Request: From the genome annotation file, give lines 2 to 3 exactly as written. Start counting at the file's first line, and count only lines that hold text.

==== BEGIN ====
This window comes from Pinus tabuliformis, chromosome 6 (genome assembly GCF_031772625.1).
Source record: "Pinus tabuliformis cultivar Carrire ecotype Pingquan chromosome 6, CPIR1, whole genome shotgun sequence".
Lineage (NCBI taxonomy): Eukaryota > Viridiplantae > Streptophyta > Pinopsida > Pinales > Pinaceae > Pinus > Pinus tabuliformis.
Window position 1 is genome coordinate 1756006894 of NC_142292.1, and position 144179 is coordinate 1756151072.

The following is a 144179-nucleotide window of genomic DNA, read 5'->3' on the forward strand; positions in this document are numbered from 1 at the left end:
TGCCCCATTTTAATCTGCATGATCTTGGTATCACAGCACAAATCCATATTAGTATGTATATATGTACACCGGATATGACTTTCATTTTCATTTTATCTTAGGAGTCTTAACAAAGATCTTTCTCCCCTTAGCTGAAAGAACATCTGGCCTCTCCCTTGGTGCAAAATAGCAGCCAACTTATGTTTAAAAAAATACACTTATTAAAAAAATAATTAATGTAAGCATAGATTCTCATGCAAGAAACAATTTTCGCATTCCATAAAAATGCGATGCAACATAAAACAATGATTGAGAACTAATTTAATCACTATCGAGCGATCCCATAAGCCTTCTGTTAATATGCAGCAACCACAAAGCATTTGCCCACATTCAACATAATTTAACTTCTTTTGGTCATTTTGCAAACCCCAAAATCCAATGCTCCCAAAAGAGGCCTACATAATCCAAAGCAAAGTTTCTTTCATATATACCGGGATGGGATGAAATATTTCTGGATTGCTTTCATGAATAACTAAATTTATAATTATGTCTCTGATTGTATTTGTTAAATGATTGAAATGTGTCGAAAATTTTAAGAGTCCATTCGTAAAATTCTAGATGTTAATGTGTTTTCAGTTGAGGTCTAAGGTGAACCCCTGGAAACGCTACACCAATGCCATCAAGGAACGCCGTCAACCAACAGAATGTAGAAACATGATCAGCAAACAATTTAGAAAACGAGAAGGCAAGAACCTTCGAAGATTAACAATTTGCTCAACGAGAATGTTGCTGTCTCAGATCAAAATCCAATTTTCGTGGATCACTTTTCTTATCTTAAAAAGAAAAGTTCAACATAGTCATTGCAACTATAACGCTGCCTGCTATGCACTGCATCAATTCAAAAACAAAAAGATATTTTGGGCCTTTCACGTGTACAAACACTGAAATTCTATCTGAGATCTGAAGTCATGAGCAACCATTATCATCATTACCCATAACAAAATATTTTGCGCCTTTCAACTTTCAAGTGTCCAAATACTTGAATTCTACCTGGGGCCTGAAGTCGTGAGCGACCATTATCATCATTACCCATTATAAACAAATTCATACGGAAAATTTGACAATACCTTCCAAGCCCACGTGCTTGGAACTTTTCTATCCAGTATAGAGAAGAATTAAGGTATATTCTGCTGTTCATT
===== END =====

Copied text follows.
Source record: "Pinus tabuliformis cultivar Carrire ecotype Pingquan chromosome 6, CPIR1, whole genome shotgun sequence".
Lineage (NCBI taxonomy): Eukaryota > Viridiplantae > Streptophyta > Pinopsida > Pinales > Pinaceae > Pinus > Pinus tabuliformis.